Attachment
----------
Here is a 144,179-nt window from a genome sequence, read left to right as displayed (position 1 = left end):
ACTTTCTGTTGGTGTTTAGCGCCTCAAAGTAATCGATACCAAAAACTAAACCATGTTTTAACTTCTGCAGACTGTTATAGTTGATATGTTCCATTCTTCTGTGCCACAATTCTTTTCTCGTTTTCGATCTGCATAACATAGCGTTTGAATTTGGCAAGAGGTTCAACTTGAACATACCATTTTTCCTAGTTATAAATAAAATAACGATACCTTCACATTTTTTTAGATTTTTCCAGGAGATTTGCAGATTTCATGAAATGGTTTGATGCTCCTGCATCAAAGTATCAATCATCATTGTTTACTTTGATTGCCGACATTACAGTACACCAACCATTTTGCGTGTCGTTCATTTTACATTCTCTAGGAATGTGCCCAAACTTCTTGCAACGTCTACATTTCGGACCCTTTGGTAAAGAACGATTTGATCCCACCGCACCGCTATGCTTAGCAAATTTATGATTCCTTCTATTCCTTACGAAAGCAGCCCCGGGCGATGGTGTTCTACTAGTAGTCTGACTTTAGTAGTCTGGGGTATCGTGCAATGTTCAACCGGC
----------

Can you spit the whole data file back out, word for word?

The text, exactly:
Here is a 144,179-nt window from a genome sequence, read left to right as displayed (position 1 = left end):
ACTTTCTGTTGGTGTTTAGCGCCTCAAAGTAATCGATACCAAAAACTAAACCATGTTTTAACTTCTGCAGACTGTTATAGTTGATATGTTCCATTCTTCTGTGCCACAATTCTTTTCTCGTTTTCGATCTGCATAACATAGCGTTTGAATTTGGCAAGAGGTTCAACTTGAACATACCATTTTTCCTAGTTATAAATAAAATAACGATACCTTCACATTTTTTTAGATTTTTCCAGGAGATTTGCAGATTTCATGAAATGGTTTGATGCTCCTGCATCAAAGTATCAATCATCATTGTTTACTTTGATTGCCGACATTACAGTACACCAACCATTTTGCGTGTCGTTCATTTTACATTCTCTAGGAATGTGCCCAAACTTCTTGCAACGTCTACATTTCGGACCCTTTGGTAAAGAACGATTTGATCCCACCGCACCGCTATGCTTAGCAAATTTATGATTCCTTCTATTCCTTACGAAAGCAGCCCCGGGCGATGGTGTTCTACTAGTAGTCTGACTTTAGTAGTCTGGGGTATCGTGCAATGTTCAACCGGC